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Salt Lake Acting Company's "boom" is one fecund petri dish of a drama.
Born from the pithy pen of San Francisco playwright Peter Sinn Nachtrieb, the play folds boffo humor not to mention repeated profanity into natural philosophy, evolutionary biology and a subterranean university lab.
The script places human emotions on the same operative track as the archaic actions of the world's first living cells and the origin of life. It mixes the most unyielding of themes into one smooth drink that could pass for a lab experiment, a blind date, or high-stakes drama of survival.
The good news is that, even should you decline the play's open invitation to marinate your thoughts in its rich themes, "boom" is enjoyable as great theater all by itself.
Five minutes into SLAC's opening-night show under the direction of Robin Wilks-Dunn, it's evident cast and crew know how to pull all the gears of Nachtrieb's themes and make them work in harmony.
In the script, "boom" opens properly with a quote from evolutionary biologist Richard Dawkins, who marvels that life's evolution out of almost nothing 10 billion years after the universe "is a fact so staggering that I would be made to attempt words to do it justice."
On stage, the drama begins when Jo, a journalism student on some unnamed university campus, meets for the first time Jules, a marine biologist with a pet fish who offers broad hints that the world may end.
Jo wants sex on the spot to quell her nagging anxieties about life's meaning. Jules, unbeknown to her, has set the stage for something far bigger. It, too, involves sex.
But as the play progresses, the procreative powers of sex become wrapped up in the survival of the human species. The near-genius of Nachtrieb's script is how the play's tempo pulses with punch lines and wordplay galore.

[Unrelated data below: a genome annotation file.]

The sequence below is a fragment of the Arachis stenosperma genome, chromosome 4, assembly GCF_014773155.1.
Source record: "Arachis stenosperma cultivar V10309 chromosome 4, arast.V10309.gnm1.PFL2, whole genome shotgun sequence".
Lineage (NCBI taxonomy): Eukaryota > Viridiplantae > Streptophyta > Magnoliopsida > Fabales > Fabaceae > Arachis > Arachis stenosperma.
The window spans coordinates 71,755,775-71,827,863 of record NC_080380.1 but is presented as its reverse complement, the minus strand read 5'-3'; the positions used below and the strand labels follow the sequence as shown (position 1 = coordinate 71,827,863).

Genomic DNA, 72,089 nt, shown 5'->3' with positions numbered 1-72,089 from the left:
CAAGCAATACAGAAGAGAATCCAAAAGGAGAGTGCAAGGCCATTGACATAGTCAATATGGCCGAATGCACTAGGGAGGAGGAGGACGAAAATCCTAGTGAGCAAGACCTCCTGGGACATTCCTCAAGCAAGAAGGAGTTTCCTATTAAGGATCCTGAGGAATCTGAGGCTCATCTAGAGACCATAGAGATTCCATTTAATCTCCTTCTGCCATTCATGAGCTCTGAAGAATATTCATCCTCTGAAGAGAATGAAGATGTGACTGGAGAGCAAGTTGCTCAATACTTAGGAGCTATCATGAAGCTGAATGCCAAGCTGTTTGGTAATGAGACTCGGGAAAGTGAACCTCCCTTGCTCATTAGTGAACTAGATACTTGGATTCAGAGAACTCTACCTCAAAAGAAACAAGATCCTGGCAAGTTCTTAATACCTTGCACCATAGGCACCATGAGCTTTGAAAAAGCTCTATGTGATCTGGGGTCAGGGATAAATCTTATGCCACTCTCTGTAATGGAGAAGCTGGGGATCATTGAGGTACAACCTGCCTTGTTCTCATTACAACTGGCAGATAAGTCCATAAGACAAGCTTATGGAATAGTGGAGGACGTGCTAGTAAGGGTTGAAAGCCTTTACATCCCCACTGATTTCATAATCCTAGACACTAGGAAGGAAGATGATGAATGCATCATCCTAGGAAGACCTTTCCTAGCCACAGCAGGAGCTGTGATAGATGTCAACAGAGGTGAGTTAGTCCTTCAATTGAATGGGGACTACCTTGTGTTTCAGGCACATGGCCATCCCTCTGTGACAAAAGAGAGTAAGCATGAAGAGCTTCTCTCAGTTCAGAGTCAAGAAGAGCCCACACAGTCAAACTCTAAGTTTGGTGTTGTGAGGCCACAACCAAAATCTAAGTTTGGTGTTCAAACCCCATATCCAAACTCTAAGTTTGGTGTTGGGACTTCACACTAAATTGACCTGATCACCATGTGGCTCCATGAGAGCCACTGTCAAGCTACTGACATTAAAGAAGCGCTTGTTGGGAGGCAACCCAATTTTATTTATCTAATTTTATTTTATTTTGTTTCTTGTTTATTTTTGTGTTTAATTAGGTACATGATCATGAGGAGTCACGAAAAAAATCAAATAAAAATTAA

As marine biologist Jules, actor David Fetzer brings just the right amount of nerd and twitch to his role, rarely cutting corners with cliched tones or body language that would make the portrayal more caricature than character. As Jo, Emily Burnworth digs into her character, which provides foil and counterpoint to Jules, with perhaps too much gusto. Less force in her expressions of anger and bewilderment would help the actor build the character.
The real surprise was Holly Fowers. As Barbara, she bangs a timpani and pulls the levers, seemingly, on all that goes on between Jules and Jo in what she calls her "museum of epic and intimate events." It's a character as unconventional as Nachtrieb's play, rolling together elements of a Greek chorus, invisible interpreter and scientist into one.
When Barbara stops the proceedings on stage to offer the audience a sly, yet ribald story of what took place between her mother and father at her own conception, the actor's delivery of the monologue sparked applause. "It took a number of years to figure out how that all happened, and it's been a party story ever since," her character says.
It's near the last third of the performance that "boom" begins to wear its thematic heart on its sleeve, prodding us to marvel that life and human consciousness as we know it came into being at all. The play's eccentric dialogue and plot points raise theoretical questions: Why would a gay man place an online ad seeking a woman? What does it mean when a fish darts into her hiding place? And why do people demand that everything be explained in order to believe?
"None of this had to happen. But it did. And it's beautiful," Barbara reminds us. "Let's linger and look at that."
On opening night, the cast didn't seem to trust Nachtrieb's script quite enough. As the story's poignancy starts to gain on its initial humor, the pacing seemed too speedy, which made it difficult for theatergoers to catch up to the heartfelt emotion of the ending.
This is a minor complaint, however, that should work itself out over the run of the play. At the drama's end, theatergoers should be convinced, as Barbara is, that "boom" is "not just a loud noise it's an event." You may even applaud the fish.
Salt Lake Acting Company goes 'boom'
P A confrontational, explicit, big-hearted journey into chance and the origins of life, highlighted by a nuanced lead character.
When • 7:30 p.m. Wednesdays-Saturdays, and 2-7 p.m. Sundays, through Dec. 5;
Where • Salt Lake Acting Company, 168 W. 500 North, Salt Lake City
Info • Tickets are $15-$41. Call 801-363-7522 for more information, or visit http://www.saltlakeactingcompany.org.
Note • Adult themes and language not for creationists or those sensitive to profanity.